We are seeing overwhelming growth in AI/ML systems to process oceans of data that are being generated in the new digital economy. However, with this growth, there is a need to seriously consider the ethical and legal implications of AI. As we entrust increasingly more sophisticated and important tasks to AI systems, such as automatic loan approval, for example, we must be absolutely certain that these systems are responsible and trustworthy. Reducing bias in AI has become a massive area of focus for many researchers and has huge ethical implications, as does the amount of autonomy that we give these systems. The concept of Responsible AI is an important framework that can help build trust in your AI deployments.
Data driven technologies and "big data" are revolutionizing many industries. However, in many areas of research – including health and drug development – there is too little data available due to its sensitive nature and the strict protection of individuals. When data are scarce, the conclusions and predictions made by researchers remain uncertain, and the coronavirus outbreak is one of these situations. "When a person gets sick, of course, they want to get the best possible care. Then it would be important to have the best possible methods of personalized healthcare available", says Samuel Kaski, Academy Professor and the Director of the Finnish Center for Artificial Intelligence FCAI.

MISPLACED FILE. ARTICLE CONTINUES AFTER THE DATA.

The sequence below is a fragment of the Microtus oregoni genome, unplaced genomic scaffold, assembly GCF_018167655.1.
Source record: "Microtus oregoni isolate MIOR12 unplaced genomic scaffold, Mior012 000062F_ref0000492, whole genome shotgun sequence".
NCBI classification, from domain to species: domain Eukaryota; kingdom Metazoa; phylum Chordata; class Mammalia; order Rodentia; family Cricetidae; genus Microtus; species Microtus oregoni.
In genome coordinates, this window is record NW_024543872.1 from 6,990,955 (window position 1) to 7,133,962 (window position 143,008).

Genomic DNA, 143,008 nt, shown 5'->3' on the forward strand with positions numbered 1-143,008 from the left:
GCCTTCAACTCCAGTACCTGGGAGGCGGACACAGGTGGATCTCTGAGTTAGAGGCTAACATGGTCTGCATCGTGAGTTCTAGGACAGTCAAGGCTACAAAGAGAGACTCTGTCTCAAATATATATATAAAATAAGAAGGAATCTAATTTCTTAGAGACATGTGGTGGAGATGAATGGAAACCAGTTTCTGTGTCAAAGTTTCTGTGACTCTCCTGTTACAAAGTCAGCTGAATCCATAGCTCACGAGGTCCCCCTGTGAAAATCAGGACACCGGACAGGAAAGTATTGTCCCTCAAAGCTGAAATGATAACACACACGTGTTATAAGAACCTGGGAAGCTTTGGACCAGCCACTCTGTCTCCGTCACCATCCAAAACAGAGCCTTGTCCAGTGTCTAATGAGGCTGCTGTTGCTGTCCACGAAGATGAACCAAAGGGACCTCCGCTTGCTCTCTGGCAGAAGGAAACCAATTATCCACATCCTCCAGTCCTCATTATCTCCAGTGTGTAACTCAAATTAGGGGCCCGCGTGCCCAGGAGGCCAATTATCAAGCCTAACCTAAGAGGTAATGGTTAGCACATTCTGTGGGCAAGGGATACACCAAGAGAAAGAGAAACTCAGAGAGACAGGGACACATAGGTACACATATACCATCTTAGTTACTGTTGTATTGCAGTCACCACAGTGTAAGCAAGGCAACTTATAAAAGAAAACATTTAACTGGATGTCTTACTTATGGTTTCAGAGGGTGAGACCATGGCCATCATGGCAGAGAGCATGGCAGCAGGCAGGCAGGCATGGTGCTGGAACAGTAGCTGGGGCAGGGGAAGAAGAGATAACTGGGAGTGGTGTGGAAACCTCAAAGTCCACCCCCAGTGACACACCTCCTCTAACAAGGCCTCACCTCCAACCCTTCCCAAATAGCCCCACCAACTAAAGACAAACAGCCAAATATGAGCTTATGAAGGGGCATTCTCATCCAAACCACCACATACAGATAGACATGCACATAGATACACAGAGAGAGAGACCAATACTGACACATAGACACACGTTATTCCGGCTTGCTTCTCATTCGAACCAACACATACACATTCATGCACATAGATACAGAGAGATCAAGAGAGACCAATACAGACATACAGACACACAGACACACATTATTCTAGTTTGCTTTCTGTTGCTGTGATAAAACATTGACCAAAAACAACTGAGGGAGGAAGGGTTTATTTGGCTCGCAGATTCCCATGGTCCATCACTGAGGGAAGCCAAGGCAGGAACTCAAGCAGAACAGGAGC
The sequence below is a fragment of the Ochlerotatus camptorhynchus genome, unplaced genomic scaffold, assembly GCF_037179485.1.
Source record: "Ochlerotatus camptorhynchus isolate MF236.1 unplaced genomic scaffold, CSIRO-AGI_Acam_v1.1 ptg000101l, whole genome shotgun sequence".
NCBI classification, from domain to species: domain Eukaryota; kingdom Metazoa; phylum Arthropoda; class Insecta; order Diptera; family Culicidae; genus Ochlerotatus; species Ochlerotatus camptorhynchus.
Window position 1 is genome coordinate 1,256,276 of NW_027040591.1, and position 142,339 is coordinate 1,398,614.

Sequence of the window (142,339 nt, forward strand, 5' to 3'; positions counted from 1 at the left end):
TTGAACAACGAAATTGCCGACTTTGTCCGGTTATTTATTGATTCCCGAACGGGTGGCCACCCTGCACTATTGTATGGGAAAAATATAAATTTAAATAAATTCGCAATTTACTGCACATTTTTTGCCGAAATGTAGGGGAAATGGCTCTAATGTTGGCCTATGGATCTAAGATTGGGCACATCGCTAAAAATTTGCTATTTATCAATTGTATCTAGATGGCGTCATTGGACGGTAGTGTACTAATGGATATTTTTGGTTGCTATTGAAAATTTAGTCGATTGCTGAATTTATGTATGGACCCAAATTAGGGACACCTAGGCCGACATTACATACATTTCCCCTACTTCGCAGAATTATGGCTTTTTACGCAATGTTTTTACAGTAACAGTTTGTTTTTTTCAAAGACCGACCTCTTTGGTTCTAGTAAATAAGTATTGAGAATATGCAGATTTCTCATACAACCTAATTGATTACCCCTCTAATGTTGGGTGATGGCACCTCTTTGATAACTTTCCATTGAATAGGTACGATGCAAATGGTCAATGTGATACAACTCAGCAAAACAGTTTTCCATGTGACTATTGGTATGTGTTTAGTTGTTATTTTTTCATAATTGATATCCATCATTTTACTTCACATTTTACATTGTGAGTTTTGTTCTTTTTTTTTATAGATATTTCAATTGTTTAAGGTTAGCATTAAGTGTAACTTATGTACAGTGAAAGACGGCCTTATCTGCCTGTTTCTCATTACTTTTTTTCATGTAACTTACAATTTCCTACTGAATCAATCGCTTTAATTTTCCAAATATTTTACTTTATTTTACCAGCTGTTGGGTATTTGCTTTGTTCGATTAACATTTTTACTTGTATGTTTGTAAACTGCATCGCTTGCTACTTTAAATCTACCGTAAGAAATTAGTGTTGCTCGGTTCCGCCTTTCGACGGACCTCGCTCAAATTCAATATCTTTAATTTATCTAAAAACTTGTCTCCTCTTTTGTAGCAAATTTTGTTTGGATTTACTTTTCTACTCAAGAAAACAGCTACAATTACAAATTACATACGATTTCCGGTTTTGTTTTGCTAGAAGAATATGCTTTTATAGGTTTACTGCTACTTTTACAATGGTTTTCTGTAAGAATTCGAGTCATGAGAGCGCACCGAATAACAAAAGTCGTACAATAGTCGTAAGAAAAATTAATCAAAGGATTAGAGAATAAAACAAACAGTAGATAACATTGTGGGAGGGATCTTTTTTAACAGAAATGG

After two or three years researching and consulting this burgeoning field, it seems appropriate to compile what I've found so far. This article (actually, it's in two parts) is more of an op-ed than a typical article. Over time, I de-emphasized ethics and moral philosophy as a subject. They aren't necessary to create practical frameworks for producing ethical AL, and they crowded out the prescriptive things that are necessary (and unfortunately still do in the industry). Reviewing my early contributions, and those of others, too, three things are missing: First, there have been substantial developments in AI in the past two or three years, and second, those developments also raised new ethical issues, and third, I did allude to practices and remedies but did not provide a prescriptive framework for resolving these pressing issues.